Matter & Energy

Matter is composed of atoms or groups of atoms called molecules. The arrangement of particles in a material depends on the physical state of the substance. In a solid, particles form a compact structure that resists flow. Particles in a liquid have more energy than those in a solid. They can flow past one another, but they remain close. Particles in a gas have the most energy. They move rapidly and are separated from one another by relatively large distances.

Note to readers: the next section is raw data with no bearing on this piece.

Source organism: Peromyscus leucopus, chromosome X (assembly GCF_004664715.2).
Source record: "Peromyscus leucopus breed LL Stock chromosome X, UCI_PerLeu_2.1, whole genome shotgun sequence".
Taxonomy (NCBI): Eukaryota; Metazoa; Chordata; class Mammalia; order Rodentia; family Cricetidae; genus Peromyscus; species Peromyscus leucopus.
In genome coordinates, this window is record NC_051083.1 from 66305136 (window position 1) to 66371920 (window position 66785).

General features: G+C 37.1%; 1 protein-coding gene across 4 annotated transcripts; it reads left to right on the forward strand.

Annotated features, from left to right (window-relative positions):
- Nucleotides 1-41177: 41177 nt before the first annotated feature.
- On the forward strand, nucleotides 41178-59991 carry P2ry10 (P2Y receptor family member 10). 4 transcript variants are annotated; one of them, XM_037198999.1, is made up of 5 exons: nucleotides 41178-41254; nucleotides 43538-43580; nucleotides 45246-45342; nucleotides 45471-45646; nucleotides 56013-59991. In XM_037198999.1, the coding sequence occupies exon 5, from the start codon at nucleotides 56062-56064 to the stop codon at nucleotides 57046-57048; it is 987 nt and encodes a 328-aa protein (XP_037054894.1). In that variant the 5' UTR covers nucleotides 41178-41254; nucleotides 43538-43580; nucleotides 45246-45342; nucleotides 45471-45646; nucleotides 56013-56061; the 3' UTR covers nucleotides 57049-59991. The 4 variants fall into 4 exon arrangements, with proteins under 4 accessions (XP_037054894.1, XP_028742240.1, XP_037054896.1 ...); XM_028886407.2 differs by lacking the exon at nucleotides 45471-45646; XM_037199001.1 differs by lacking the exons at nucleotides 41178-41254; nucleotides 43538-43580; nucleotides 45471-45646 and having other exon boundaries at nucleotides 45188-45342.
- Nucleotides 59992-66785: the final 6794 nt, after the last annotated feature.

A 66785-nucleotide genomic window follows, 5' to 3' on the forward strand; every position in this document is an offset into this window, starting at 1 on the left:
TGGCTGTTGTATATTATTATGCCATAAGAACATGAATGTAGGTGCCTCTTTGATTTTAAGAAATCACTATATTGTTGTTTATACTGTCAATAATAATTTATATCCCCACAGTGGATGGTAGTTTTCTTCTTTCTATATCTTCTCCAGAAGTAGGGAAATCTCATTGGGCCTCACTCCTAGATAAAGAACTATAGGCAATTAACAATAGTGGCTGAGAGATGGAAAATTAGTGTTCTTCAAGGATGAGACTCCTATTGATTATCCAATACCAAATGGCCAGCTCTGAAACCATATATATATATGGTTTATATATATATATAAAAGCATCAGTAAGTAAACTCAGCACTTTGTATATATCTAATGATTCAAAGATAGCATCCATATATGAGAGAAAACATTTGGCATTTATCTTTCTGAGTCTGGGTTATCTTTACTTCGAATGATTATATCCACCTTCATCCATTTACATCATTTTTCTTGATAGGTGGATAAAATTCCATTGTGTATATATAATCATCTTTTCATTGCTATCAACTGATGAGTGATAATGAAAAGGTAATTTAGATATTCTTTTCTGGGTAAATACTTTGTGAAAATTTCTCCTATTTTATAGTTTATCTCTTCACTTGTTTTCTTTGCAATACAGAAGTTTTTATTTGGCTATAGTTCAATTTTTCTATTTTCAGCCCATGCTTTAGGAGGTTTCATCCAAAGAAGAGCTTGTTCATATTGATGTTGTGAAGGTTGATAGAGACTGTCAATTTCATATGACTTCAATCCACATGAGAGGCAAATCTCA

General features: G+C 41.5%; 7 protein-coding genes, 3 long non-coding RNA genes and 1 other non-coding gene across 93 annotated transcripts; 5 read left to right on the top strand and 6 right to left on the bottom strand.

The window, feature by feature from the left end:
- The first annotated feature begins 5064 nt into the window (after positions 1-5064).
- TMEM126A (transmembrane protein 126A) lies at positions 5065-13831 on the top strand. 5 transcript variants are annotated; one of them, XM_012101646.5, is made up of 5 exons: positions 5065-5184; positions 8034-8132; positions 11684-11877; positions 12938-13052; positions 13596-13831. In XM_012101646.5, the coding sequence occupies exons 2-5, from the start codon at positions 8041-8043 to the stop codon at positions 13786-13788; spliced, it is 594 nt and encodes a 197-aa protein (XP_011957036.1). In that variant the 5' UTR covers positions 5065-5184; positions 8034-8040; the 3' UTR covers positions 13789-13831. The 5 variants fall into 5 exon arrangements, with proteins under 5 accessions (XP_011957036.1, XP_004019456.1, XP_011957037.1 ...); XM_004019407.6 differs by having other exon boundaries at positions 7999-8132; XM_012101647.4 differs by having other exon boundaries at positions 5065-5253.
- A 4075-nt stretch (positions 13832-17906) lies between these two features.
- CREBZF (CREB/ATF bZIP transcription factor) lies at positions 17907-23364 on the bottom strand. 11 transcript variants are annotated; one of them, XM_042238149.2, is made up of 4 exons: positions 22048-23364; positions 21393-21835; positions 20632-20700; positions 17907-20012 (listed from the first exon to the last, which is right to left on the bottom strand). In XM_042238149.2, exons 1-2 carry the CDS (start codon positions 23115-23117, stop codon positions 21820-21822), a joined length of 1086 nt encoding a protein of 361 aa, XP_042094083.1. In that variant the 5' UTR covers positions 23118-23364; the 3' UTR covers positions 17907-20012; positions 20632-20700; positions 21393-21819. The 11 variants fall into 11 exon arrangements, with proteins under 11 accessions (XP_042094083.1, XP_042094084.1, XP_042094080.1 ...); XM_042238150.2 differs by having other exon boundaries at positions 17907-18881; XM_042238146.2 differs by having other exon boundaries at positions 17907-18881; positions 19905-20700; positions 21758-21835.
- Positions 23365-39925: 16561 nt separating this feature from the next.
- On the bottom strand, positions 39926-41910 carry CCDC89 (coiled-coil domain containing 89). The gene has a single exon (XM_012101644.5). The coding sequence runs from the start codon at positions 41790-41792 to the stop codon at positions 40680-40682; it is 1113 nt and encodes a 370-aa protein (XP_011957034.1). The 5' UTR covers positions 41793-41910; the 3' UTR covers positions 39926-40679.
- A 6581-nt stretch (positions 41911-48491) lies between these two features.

Osmosis, in botany and chemistry, the flow of one constituent of a solution through a membrane while the other constituents are blocked and unable to pass through the membrane. Experimentation is necessary to determine which membranes permit selective flow, or osmosis, because not all membranes act in this way. Many membranes allow all or none of the constituents of a solution to pass through; only a few allow a selective flow. In classic demonstration of osmosis, a vertical tube containing a solution of sugar, with its lower end closed off by a semipermeable membrane, is placed in a container of water. As the water passes through the membrane into the tube, the level of sugar solution in the tube rises visibly. A semipermeable membrane that may be used for such a demonstration is the membrane found just inside the shell of an egg, that is, the film that keeps the white of the egg from direct contact with the shell. In this demonstration, the water moves in both directions through the membrane; the flow is greater from the vessel of pure water, however, because the concentration of water is greater there, that is, fewer dissolved substances exist in this solution than in the sugar solution. The level of liquid in the tube of sugar solution will eventually rise until the flow of water from the tube of sugar solution, under the influence of hydrostatic pressure, just equals the flow of water into the tube. Thereafter, no further rise in level will occur. The hydrostatic pressure establishing this equality of flow is called osmotic pressure. A variety of physical and chemical principles is involved in the phenomenon of osmosis in animals and plants.